Economy stresses the arts in SLO County

Tribune photo by Jayson Mellom

When times are tough, expectations change, said Karen Kile, executive director of the San Luis Obispo Art Center.

Consequently, she can look at last year’s operating budget — down 20 percent from 2008 — and still see the good side.

“We were just a little down,” she said. “But I consider that the new up.”

As the nation’s economy continues to struggle through the recession, local arts organizations and museums are feeling a trickle-down effect. In troubled times, donors are less charitable, state and federal dollars dwindle, and families are less likely to spend money on fine art and other nonessential items.

“The biggest thing has been the drop in art sales,” said Kile, who estimated that sales have dropped about 30 percent.

Not only does that impact the art center, which takes a 40 percent commission, but also the artists, whose living often depends on selling their work.

The local impact is no exception. A survey of more than 500 institutions by the American Association of Museums recently found that more than two-thirds of the institutions reported financial troubles, the Associated Press said. At the same time, they saw attendance increase more than 57 percent, as families are opting for cheaper — and more local — forms of entertainment.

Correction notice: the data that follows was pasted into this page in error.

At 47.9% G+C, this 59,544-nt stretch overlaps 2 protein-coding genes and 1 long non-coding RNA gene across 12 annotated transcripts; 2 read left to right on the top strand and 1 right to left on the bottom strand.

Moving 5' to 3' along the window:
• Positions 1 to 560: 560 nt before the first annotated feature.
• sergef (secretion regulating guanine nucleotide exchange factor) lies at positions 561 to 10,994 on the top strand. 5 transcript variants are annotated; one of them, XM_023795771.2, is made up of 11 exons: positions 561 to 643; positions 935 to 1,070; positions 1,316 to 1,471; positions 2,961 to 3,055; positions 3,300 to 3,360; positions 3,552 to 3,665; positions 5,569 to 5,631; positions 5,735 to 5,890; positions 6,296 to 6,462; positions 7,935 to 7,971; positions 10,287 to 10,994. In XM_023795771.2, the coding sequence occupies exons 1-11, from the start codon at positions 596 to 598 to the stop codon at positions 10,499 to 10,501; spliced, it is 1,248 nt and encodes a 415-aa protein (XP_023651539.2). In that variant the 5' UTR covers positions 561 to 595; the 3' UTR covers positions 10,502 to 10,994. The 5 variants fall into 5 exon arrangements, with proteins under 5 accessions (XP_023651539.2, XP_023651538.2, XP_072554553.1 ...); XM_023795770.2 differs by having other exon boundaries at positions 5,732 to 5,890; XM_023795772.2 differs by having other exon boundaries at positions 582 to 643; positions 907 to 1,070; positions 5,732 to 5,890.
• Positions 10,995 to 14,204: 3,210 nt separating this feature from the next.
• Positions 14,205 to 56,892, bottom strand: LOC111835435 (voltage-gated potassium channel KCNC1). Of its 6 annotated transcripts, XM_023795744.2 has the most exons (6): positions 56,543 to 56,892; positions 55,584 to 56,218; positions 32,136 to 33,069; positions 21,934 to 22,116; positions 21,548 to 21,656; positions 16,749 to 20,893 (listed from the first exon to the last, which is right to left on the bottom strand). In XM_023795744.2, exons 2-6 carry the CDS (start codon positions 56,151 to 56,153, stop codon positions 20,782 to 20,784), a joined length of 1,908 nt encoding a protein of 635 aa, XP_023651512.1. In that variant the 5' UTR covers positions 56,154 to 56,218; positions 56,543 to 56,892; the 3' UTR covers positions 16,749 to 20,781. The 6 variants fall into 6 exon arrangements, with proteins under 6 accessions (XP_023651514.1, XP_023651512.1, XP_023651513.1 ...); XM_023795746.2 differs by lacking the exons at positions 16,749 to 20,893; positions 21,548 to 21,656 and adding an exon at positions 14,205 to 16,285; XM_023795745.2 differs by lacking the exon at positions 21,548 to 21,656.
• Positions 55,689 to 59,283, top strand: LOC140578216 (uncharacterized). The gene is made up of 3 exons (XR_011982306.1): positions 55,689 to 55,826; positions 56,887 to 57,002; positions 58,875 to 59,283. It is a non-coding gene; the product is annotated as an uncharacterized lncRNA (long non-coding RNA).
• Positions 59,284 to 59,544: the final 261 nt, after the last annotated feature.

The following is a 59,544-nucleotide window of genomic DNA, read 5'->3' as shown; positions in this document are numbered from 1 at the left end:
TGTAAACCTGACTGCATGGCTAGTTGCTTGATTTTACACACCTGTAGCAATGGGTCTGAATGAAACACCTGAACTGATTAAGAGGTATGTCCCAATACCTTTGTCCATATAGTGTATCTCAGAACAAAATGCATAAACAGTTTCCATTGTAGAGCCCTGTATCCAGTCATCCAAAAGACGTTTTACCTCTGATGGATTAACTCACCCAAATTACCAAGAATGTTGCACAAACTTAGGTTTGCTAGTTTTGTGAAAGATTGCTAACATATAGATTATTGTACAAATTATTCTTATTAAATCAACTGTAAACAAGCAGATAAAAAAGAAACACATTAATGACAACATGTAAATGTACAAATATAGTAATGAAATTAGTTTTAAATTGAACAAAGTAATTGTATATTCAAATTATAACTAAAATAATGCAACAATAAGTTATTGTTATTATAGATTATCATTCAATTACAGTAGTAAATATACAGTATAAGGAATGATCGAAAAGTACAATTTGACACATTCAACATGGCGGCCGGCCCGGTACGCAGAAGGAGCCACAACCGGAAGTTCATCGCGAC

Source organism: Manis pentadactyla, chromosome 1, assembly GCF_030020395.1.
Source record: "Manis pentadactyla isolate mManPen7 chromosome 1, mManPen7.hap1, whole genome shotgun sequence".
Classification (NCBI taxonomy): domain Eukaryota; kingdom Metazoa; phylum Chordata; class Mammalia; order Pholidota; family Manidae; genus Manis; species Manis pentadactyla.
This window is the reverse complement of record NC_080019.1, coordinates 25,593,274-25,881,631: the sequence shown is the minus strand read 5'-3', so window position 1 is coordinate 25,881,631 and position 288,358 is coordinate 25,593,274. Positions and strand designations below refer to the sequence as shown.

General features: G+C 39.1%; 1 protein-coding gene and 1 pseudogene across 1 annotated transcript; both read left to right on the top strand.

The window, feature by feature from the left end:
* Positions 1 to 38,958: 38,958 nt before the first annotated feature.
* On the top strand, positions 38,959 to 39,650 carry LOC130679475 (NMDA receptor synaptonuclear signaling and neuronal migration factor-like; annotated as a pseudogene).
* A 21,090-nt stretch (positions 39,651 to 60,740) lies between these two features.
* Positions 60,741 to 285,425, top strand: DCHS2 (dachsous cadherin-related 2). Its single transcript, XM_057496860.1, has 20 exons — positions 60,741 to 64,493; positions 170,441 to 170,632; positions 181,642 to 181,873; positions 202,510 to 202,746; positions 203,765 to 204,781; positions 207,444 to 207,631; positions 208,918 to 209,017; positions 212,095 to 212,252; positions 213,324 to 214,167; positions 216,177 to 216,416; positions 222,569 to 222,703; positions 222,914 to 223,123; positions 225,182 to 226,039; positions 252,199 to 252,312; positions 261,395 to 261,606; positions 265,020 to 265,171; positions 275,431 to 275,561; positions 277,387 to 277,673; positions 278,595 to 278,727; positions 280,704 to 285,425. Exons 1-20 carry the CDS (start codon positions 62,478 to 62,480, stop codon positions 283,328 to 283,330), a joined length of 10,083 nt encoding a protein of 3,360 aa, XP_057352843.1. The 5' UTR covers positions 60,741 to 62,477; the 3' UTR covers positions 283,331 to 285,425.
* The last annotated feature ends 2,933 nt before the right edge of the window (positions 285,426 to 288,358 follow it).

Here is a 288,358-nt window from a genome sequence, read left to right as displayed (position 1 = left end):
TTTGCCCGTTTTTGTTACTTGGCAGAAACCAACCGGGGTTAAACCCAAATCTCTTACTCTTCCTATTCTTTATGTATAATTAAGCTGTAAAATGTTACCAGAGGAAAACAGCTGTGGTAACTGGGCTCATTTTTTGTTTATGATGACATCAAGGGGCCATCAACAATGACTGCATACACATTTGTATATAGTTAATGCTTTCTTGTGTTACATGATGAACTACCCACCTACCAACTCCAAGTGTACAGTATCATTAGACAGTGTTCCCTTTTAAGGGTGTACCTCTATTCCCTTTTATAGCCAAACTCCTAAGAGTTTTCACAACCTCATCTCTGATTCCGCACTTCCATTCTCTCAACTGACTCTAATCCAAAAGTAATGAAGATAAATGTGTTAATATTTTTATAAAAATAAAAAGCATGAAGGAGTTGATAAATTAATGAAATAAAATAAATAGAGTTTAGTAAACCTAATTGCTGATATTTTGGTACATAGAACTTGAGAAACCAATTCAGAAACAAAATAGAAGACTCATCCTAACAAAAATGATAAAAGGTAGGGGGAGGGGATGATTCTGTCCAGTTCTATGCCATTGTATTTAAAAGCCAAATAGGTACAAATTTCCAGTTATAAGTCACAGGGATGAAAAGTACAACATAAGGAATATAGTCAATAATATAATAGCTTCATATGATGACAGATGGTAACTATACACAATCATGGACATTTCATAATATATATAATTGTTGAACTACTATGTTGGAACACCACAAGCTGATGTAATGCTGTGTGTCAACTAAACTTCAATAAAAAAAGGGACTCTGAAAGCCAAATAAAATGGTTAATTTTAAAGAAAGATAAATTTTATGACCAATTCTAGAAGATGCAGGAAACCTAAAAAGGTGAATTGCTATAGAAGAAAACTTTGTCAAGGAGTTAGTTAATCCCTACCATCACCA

With that in mind, local museums don’t want to cut hours, which could result in even less money coming in. But, as state legislators are discovering, if there’s not enough money available, painful cuts must be made. That’s why the art center laid off its curator in September.

As a result, future shows will be curated by freelancers.

“That just widens our horizons,” Kile said, keeping with the positive approach.

Meanwhile, when Natalie Schaefer, the executive director of the Paso Robles Children’s Museum, left last April to head the American Red Cross chapter in San Luis Obispo County, operations manager Tamara Richardson absorbed the director’s duties.

Such cost-cutting moves are happening nationwide, Richardson said — both at for- and non-profit organizations.

“I think everybody’s taking on a little more work,” she said.

While the museum is leaving open the option of filling the director position, there are no immediate plans to do so. In this case working without a director is especially difficult, Richardson said, because Schaefer was a good grant writer, which helped bring money into the organization. Meanwhile, fundraisers — like an elegant dinner that used to be held at the Paso Robles Inn — aren’t providing funds as they used to.

“That was before the economic downfall,” Richardson said.

In an attempt to adapt to the cautious economic climate, the museum held a more modest fundraiser at the facility last year. While memberships are slightly down, Richardson said, daily traffic has gone up.“We’re going to be fine,” Richardson said. “We’re here for the long run.”

That’s what they’re saying at Arts Obispo, which promotes local artists. But, executive director Marta Peluso said, there were times when the organization’s future looked bleak.